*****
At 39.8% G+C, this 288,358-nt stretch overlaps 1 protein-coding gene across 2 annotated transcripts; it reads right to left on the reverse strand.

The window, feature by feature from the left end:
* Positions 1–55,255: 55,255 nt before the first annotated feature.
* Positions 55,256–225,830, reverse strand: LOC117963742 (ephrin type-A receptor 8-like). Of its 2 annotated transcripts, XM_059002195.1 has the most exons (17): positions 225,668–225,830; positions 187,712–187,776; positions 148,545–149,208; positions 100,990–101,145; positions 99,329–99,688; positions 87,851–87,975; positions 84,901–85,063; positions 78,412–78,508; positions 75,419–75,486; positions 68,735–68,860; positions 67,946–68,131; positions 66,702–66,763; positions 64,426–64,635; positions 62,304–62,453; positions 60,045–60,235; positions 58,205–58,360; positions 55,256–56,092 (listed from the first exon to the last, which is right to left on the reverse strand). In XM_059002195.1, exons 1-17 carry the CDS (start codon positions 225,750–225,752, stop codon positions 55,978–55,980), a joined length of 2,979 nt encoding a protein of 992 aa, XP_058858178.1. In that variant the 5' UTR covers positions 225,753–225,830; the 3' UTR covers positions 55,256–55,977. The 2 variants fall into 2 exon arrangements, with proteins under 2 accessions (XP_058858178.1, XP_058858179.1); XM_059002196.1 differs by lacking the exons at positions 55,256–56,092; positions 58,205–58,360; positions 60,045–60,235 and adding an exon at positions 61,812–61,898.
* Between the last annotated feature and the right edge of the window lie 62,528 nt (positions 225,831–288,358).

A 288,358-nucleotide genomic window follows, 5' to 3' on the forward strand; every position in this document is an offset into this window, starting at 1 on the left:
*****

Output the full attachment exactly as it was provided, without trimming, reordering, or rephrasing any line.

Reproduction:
At 39.8% G+C, this 288,358-nt stretch overlaps 1 protein-coding gene across 2 annotated transcripts; it reads right to left on the reverse strand.

The window, feature by feature from the left end:
* Positions 1–55,255: 55,255 nt before the first annotated feature.
* Positions 55,256–225,830, reverse strand: LOC117963742 (ephrin type-A receptor 8-like). Of its 2 annotated transcripts, XM_059002195.1 has the most exons (17): positions 225,668–225,830; positions 187,712–187,776; positions 148,545–149,208; positions 100,990–101,145; positions 99,329–99,688; positions 87,851–87,975; positions 84,901–85,063; positions 78,412–78,508; positions 75,419–75,486; positions 68,735–68,860; positions 67,946–68,131; positions 66,702–66,763; positions 64,426–64,635; positions 62,304–62,453; positions 60,045–60,235; positions 58,205–58,360; positions 55,256–56,092 (listed from the first exon to the last, which is right to left on the reverse strand). In XM_059002195.1, exons 1-17 carry the CDS (start codon positions 225,750–225,752, stop codon positions 55,978–55,980), a joined length of 2,979 nt encoding a protein of 992 aa, XP_058858178.1. In that variant the 5' UTR covers positions 225,753–225,830; the 3' UTR covers positions 55,256–55,977. The 2 variants fall into 2 exon arrangements, with proteins under 2 accessions (XP_058858178.1, XP_058858179.1); XM_059002196.1 differs by lacking the exons at positions 55,256–56,092; positions 58,205–58,360; positions 60,045–60,235 and adding an exon at positions 61,812–61,898.
* Between the last annotated feature and the right edge of the window lie 62,528 nt (positions 225,831–288,358).

A 288,358-nucleotide genomic window follows, 5' to 3' on the forward strand; every position in this document is an offset into this window, starting at 1 on the left: